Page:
Those gripes notwithstanding, Super Metroid holds up quite nicely from a gameplay standpoint and offers you a wide variety of movement and attack options. Samus starts with nothing but her rather dinky arm cannon and has to find all her abilities (even her trademark Morph Ball) all over again along with the missiles, super missiles, bombs, high jump boots, various upgrades to her weapon and armor, all that stuff. You also find energy tanks to boost your maximum health from the sorry 99 HP Samus starts with, as well as reserve tanks that kick in once all your regular energy tanks are fully depleted. If you’re as bad at video games as I am, those can save your hide in tight spots.
Finding new upgrades and casually waltzing through areas that previously gave you a hard time is immensely satisfying, and learning how to use your items to their maximum potential can be challenging but is definitely worth the time and effort. For example, when you master the Space Jump you can basically fly over entire rooms of enemies as long as you time each jump right. The timing for the Space Jump took me a while to nail down and I’ll admit I still make a complete mess of it under pressure, but it’s still a fun tool and perhaps my favorite item especially when combined with Screw Attack. Samus can also perform wall jumps (the timing of which I never quite got comfortable with) and a super jump known as the Shinespark to get to hard-to-reach areas without items, although the Shinespark does require the speed booster upgrade. The Shinespark can also be used both horizontally and vertically, making it a versatile tool for those who master it.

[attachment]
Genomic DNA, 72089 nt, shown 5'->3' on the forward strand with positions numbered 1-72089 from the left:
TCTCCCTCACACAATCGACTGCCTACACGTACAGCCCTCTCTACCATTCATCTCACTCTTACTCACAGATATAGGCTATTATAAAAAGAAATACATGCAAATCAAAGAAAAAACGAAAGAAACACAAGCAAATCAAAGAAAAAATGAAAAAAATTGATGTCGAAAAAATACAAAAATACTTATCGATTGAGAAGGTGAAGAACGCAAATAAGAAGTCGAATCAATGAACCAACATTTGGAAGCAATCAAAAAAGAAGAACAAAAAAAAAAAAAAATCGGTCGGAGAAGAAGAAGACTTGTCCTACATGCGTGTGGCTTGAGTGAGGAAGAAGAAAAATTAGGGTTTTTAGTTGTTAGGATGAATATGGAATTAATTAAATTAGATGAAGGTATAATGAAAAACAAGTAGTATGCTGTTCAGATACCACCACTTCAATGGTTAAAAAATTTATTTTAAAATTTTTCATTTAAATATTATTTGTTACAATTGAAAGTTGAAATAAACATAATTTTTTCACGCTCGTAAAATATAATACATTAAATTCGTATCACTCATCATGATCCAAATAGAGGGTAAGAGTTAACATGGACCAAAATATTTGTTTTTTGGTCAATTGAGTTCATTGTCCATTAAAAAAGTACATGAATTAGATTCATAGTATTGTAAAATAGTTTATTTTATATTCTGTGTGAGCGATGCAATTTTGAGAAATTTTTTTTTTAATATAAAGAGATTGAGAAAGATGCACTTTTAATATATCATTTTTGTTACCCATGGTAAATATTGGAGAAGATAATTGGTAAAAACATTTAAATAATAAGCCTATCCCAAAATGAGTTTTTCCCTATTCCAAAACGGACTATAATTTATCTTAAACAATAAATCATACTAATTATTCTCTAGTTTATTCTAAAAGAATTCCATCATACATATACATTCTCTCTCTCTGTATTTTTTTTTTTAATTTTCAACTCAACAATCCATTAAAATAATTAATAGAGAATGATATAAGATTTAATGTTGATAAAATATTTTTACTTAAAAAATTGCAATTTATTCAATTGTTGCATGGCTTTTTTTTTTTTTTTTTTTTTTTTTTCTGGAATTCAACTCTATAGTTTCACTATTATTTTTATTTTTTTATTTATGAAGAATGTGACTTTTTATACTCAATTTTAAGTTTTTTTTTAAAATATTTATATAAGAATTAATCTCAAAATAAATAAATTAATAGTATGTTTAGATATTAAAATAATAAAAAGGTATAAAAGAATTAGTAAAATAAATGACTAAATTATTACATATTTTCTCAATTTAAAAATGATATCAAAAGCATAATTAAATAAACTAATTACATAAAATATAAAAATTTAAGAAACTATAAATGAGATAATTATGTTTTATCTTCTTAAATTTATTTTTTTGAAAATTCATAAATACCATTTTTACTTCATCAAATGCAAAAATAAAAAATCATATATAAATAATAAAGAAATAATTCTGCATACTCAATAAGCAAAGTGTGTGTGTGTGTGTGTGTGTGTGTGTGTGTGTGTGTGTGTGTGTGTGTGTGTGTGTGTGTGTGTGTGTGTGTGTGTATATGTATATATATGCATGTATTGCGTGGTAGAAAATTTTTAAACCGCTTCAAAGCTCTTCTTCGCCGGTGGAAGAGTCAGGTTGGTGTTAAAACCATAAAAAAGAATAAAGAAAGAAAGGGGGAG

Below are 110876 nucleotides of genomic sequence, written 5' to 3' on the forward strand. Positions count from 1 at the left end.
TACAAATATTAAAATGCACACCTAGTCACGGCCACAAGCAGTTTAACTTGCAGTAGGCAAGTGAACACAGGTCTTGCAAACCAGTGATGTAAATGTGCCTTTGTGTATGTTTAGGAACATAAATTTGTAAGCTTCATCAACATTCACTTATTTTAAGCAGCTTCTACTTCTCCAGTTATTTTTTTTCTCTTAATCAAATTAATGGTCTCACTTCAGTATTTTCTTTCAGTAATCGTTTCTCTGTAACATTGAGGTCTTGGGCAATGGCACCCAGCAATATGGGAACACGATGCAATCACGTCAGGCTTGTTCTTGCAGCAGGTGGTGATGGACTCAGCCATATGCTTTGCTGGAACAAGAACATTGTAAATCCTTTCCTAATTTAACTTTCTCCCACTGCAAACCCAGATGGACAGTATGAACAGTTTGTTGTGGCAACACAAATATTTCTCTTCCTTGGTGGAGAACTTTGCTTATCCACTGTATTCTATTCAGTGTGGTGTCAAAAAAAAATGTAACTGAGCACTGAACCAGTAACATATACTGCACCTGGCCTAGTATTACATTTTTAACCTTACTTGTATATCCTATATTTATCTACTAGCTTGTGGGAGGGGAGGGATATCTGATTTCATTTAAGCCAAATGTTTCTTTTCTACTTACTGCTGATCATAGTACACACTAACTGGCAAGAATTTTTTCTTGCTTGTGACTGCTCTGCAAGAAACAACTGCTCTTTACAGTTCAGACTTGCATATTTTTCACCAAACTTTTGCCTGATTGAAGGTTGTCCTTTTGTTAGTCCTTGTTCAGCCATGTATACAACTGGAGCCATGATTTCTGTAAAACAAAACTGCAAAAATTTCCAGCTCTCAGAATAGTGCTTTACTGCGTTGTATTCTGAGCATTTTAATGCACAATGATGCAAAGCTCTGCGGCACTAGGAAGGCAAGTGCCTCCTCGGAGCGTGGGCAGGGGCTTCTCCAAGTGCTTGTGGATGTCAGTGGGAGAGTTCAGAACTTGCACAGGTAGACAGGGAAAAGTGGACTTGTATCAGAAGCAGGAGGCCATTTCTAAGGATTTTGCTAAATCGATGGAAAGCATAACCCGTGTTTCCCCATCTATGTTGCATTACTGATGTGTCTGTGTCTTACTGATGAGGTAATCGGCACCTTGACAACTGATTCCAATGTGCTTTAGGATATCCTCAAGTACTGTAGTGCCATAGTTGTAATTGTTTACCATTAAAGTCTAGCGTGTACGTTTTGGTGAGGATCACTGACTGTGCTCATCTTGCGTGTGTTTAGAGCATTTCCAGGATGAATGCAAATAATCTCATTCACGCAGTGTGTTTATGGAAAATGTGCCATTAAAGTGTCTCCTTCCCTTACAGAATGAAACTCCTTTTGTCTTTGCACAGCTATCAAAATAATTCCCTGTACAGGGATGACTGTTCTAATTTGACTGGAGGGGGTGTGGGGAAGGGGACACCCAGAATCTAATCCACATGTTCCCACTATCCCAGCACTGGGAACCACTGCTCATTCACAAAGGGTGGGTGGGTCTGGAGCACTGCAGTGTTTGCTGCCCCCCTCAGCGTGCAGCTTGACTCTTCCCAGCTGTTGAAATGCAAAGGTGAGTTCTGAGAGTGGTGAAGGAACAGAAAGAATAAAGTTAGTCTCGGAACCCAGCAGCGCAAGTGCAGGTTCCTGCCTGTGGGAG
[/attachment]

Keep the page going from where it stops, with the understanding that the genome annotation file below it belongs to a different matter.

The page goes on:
Of course, there’s also that underlying core structure that made Super Metroid so special when it first came out. That interconnected world is still an absolute blast to explore, and even though there is plenty of backtracking the design is elegant enough to get away with it. There’s various shortcuts to speed things along, and you can find all kinds of hidden goodies when you revisit old areas with new gear. The original Metroid was a bold first attempt at the formula, but that game had a variety of issues that made it too difficult and obtuse for the average player to figure out. Super Metroid irons out most of these problems.
I highly recommend watching the Game Maker’s Toolkit “Boss Keys” videos on the Metroid games for a proper analysis of their design (playlist of the Boss Keys videos here) and how Super Metroid improves over its predecessor in that respect, but the tl;dr version is that Super Metroid subtly guides the player along during the first half of the game to get them up to speed and then sets them loose in the world in the second half when they understand what the game wants from them. All of the areas also look completely different this time around, which helps make them feel unique. Oh, and Super Metroid has an in-game map, something its predecessors lacked. The map isn’t perfect because it doesn’t highlight doors or remove items you’ve already collected, but at least you don’t have to map the entire thing out yourself or use a guide.
Along with the usual assortment of Space Pirates and the titular Metroids in the final area, the enemies Samus encounters over the course of the game include weird alien monsters of all shapes and sizes as well as some local wildlife. Despite clearly having been destroyed at the end of the original Metroid, Mother Brain still leads the Space Pirates and serves as the final boss once again, and in order to access her lair you need to defeat the four other main bosses lurking in the depths of Zebes. The concept is the same as in the original, but that game only had two areas instead of the four in Super Metroid‘s rendition of Zebes so you only had to fight Ridley and Kraid to access Mother Brain.